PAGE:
Congress Kills Commercial Eminent Domain

Castle Coalition - hands off my homeOk, this is a big win with a big caveat: it sunsets in two frickin years. Can anyone else say “presidential campaign issue?” Kip Esquire correctly points out in the comments that the bill doesn’t expire in two years. Instead all federal funding is cut for two years. Honest mistake, and we’re much happier now (though I’d still like to see it codified as an amendment that can’t be overturned by the SCOTUS again).

Today, backed by president Bush, Congress passed House Resolution 4128 (text of bill), which in effect strips all federal funding from states that allow seizing of homes for economic development. After an overwhelming 376-38 vote, it’s uncertain just why they decided to sunset the change in just two years and (see above) didn’t push for an amendment to permanently protect property rights from eminent domain abuses.

The Castle Coalition, one of the most prominent groups fighting eminent domain, hailed the legislation as a win, saying in a press release “The legislation strikes the perfect balance. It serves to reassure every American that federal dollars — their own money — won’t be used to kick them off their land, while allowing state and local governments to use federal dollars for actual public uses, like roads and military bases.”

In related news, this will certainly kill any possibility of Louisana lawmakers making use of eminent domain to seize homes in areas of New Orleans devastated by breeched levee flooding. The NOLA seizure plan would have given developers large swathes of land where homes are condemned due to flood damage.

5 Comments
  1. I’m not sure which it is, but either I’m misreading your post or you’re misreading the bill. It does not sunset after two years.

    The bill says that “A violation … by a State or political subdivision shall render such State or political subdivision ineligible for any Federal economic development funds for a period of 2 fiscal years following a final judgment on the merits by a court of competent jurisdiction that such subsection has been violated.”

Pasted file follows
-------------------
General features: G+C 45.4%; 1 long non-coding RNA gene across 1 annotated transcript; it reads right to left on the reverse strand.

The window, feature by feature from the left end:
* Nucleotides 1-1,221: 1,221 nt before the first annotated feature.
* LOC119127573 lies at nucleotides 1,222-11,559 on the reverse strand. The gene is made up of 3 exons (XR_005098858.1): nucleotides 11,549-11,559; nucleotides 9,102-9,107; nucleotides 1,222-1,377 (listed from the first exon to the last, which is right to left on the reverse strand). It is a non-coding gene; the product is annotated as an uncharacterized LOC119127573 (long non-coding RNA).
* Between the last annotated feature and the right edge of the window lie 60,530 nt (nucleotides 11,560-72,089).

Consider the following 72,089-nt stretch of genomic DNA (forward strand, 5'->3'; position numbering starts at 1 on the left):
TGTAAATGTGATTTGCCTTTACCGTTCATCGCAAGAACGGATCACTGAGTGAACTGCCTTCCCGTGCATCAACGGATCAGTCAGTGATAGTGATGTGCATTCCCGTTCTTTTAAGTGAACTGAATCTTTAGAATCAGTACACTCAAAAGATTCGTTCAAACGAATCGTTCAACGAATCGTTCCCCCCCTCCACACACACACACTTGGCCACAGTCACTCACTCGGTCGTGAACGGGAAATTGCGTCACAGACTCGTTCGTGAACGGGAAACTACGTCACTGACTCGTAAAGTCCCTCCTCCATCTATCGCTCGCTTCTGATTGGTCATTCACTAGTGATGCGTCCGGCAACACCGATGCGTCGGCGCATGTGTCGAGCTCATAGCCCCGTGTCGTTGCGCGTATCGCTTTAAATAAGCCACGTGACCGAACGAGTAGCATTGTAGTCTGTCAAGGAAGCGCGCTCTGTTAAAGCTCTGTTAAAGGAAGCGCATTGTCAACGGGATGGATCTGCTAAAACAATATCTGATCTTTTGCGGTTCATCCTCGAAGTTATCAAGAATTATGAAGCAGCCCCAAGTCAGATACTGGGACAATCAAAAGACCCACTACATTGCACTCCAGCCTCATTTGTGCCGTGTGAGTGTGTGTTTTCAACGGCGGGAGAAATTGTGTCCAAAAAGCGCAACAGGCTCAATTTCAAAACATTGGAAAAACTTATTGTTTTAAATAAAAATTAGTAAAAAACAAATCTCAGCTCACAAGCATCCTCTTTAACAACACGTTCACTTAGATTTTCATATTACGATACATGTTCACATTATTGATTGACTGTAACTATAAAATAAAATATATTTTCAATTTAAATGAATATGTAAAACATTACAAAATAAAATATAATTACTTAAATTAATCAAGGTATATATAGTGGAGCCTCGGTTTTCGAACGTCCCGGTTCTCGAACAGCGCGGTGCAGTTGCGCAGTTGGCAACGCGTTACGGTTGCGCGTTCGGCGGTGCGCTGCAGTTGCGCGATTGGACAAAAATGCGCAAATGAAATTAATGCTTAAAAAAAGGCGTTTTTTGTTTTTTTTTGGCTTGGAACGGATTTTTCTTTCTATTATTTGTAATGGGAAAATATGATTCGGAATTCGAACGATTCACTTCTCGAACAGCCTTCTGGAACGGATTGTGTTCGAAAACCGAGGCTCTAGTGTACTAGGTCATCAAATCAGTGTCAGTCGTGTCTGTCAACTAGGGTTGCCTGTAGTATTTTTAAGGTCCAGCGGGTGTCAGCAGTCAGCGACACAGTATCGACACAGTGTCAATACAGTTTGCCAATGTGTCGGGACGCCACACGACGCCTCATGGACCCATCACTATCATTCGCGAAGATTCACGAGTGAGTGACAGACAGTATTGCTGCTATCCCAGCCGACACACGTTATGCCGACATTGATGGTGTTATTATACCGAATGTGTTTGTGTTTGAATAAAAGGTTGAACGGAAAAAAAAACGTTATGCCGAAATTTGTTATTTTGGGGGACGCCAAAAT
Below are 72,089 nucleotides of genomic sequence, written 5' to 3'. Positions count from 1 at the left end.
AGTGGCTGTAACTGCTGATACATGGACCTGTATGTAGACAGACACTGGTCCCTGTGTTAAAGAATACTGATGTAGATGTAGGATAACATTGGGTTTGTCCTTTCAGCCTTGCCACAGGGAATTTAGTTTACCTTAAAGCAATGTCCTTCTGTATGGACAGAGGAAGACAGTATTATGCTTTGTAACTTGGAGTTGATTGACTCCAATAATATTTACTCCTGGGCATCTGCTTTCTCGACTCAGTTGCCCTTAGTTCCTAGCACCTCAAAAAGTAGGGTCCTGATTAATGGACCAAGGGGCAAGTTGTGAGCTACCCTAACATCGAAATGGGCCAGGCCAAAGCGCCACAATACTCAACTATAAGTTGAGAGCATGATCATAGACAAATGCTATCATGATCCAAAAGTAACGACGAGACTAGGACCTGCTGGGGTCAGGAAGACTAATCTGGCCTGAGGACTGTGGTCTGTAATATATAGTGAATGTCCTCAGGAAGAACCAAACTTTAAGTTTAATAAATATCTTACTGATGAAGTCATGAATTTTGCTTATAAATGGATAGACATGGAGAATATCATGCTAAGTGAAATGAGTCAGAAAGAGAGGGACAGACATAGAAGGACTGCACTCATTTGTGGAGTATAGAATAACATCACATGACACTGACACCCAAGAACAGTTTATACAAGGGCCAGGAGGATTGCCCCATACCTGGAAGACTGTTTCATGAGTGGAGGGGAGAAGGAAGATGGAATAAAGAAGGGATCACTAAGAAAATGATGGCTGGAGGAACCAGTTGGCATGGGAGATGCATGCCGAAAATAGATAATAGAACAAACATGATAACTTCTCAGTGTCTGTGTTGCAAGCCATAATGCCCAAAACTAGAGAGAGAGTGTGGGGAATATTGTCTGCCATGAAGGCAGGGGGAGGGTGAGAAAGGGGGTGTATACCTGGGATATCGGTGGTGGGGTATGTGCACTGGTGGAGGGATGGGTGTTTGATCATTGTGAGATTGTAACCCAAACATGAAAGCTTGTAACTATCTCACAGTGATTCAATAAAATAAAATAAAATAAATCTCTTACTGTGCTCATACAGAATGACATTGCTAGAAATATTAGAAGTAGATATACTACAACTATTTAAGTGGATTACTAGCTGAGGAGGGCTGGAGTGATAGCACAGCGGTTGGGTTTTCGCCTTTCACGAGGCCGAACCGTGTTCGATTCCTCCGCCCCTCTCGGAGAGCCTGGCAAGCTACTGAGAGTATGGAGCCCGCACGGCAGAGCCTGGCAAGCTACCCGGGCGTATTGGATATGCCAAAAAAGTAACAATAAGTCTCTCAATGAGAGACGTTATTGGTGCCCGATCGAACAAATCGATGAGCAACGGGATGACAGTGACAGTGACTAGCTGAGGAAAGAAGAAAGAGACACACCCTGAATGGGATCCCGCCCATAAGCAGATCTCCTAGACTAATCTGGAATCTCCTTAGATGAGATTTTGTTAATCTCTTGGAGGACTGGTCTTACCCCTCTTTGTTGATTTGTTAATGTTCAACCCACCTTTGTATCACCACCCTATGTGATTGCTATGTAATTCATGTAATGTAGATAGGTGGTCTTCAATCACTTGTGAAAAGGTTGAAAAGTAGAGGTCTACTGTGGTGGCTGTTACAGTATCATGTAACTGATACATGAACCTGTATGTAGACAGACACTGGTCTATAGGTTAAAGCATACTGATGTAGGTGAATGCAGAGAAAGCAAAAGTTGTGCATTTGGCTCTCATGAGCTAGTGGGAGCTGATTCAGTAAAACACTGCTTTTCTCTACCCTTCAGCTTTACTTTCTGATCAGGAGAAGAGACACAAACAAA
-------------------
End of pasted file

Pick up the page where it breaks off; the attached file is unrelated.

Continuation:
In other words, a state that engages in private-for-private takings forfeits its federal fudns for two years. But the law itself does not expire after two years.

    Sorry if I’m misinterpreting your post.

  2. This legislation only involves projects which use Federal funds. Most eminent domain uses state funds. In addition, as Justice Stevens said in Kelo, “economic development” is so vague that it doesn’t distinguish one kind of eminent domain from another.

    I don’t think people realize that the political system has no intention of giving up its present use of eminent domain. It will go to any lengths to try to defuse opposition to eminent domain. Your comments show that you have fallen victim to the political system’s attempt to wait until the opposition to eminent domain “goes away.”

    You need to study the terms of this crisis a lot more closely; you don’t know the law and you don’t know the facts. Here is an article which may knock some sense into your head:

    Ryskamp, John Henry, “Kelo, Lawrence and the New Right to Housing Under the New Due Process” (November 2, 2005). http://ssrn.com/abstract=562521

  3. Where is the bread buttered? Interesting, although I woudln’t mind federal funding being taken away, this is the best incentive that you could put in.